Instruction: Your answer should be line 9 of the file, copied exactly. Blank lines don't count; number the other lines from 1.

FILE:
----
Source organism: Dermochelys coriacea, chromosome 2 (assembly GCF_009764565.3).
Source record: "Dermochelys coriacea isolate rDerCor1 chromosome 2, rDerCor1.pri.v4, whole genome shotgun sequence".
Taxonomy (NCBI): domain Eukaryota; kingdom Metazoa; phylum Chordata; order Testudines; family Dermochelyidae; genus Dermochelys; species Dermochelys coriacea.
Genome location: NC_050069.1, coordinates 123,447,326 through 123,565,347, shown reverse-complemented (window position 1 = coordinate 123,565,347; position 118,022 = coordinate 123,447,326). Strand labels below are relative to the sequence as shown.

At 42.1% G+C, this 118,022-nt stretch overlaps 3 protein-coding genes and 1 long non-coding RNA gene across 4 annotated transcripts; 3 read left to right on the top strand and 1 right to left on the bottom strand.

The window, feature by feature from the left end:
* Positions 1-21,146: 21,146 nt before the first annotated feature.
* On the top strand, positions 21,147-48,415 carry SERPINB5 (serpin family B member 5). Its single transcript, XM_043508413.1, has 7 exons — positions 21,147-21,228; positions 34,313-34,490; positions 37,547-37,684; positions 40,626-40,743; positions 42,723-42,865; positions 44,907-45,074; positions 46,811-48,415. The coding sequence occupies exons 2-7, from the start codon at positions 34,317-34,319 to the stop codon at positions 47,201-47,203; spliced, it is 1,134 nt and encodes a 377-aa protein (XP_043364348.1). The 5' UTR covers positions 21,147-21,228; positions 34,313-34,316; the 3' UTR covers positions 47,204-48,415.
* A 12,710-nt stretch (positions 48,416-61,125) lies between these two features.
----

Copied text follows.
* A 12,710-nt stretch (positions 48,416-61,125) lies between these two features.